Tell me about Campbell the Band.
Matthew Padgett: Campbell the Band was formed by Grant and Michael and I. I met Grant when I was in high school. He was playing music with Michael already and I was doing my own thing. We met and we were like "let's get together and start a real band." So that's probably 2003 when that started. Then it's been a lot of small steps. We started gaining success in Charlotte, we were getting crowds of 700 to 800 people. But we didn't feel right about it, we didn't feel like it was going anywhere so we broke up, and I started playing with Drake's side project, and I loved it and asked the rest of Campbell to come and play and we called it Flagship.

Drake, as the main lyricist, what ideas were on your mind when you were writing the album?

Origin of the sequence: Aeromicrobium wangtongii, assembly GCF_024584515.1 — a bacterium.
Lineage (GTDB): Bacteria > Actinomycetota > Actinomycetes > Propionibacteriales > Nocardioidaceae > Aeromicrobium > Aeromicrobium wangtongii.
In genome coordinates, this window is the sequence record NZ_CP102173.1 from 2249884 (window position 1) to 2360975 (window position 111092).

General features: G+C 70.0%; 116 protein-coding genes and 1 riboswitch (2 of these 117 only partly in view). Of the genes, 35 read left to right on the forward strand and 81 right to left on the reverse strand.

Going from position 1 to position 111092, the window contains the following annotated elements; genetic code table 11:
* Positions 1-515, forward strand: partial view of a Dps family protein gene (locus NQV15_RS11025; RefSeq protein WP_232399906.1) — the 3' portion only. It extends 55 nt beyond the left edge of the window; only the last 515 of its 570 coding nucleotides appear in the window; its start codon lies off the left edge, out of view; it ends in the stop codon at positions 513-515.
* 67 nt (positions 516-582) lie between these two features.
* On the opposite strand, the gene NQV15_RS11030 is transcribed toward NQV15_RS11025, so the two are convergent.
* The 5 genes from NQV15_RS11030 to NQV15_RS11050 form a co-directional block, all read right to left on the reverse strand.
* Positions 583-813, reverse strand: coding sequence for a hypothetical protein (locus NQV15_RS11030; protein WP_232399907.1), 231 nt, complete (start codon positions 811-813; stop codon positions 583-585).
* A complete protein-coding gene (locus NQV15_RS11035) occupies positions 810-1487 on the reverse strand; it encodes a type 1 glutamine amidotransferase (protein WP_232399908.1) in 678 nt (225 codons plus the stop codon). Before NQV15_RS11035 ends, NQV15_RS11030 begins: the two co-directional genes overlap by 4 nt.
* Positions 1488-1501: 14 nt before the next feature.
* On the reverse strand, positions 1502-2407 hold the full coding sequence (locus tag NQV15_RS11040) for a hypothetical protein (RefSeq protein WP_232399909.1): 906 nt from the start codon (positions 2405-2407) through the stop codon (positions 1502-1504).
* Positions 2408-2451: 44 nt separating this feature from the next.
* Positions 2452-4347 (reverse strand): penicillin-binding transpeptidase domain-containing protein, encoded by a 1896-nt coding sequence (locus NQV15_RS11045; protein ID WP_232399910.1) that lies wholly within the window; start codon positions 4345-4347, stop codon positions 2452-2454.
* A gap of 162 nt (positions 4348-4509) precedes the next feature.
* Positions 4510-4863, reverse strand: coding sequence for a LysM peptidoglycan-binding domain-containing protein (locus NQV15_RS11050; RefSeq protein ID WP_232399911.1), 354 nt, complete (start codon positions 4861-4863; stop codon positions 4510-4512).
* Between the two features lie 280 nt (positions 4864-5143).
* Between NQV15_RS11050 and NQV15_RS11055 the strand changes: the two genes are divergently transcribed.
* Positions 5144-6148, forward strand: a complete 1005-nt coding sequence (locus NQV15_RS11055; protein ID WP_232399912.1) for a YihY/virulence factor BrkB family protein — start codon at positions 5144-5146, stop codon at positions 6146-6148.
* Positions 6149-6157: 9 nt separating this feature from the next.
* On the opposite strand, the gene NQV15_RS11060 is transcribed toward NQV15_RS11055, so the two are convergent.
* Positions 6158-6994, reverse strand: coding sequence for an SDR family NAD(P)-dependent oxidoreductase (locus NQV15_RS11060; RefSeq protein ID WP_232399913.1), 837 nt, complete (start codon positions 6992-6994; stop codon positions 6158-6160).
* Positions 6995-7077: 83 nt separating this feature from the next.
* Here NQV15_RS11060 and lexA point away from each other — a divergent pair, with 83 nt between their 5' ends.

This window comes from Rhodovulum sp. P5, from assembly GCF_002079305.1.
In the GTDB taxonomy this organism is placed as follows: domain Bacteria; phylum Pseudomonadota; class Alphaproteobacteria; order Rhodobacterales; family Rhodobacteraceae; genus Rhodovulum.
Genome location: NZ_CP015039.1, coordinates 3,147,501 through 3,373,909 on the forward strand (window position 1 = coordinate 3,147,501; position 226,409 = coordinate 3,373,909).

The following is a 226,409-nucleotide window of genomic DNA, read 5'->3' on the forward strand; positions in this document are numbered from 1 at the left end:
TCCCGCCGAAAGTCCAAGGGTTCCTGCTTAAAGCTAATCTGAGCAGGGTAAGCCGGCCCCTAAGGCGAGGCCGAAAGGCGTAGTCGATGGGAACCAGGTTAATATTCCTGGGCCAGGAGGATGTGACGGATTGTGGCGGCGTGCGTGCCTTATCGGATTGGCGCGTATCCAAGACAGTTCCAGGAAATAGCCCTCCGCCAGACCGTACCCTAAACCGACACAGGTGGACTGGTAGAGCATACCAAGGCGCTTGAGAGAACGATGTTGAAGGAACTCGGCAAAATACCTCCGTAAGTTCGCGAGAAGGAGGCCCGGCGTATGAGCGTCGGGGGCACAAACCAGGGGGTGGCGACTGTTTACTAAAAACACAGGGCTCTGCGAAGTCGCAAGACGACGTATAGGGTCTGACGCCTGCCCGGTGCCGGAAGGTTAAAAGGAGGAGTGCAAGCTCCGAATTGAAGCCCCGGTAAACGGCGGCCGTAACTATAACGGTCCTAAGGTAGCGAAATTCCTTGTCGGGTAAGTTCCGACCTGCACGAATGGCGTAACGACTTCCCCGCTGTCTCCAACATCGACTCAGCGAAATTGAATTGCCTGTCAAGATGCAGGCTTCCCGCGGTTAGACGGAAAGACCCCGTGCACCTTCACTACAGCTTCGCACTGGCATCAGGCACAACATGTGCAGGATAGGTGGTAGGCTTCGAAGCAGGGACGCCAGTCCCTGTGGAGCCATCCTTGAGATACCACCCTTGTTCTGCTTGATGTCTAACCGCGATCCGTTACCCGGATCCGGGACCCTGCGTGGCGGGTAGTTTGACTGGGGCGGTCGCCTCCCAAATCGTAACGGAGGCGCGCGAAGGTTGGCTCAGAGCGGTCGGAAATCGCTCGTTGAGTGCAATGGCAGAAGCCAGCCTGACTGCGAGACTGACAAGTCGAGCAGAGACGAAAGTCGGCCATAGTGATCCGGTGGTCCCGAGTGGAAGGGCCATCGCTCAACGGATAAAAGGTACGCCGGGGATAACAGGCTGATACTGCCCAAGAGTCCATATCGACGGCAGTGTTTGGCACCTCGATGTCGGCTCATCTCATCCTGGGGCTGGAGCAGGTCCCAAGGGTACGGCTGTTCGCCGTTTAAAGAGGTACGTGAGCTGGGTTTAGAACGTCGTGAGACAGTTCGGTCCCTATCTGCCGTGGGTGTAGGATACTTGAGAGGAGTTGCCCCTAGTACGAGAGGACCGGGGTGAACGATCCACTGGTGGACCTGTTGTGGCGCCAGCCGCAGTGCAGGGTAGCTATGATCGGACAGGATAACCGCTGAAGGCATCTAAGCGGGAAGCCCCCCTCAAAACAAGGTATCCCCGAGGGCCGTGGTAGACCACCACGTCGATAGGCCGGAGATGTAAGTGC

Margolnick: I reread "The Call Of The Wild," and it affected me. I was just obsessed with the wilderness and that really bleed through most of the album. The wilderness as a literal thing, and how sometimes you feel like you're in the wilderness and there's not much happening. I was going through a lot of big changes in my life and my beliefs and getting more comfortable with myself. Maturing, and reevaluating priorities and figuring out what actually mattered to me. I found peace and solace in music.

What was the chemistry in the band like once Drake joined?
Grant Harding: The chemistry was...when we first got in the studio, and recorded demos, it was like magic. Everyone was feeling it. When you start a new thing, you have this intense connection and you know its real and you know its right, and then after a couple months you'll have some rough stages, and that is when I think you start maturing as a band, and you learn when those rough stages are coming and how to deal with each one. I think that's just as important as the magic that happened in the beginning.

Tell me about the working relationship that you have together. What is it about the five of you that makes the band's sound work?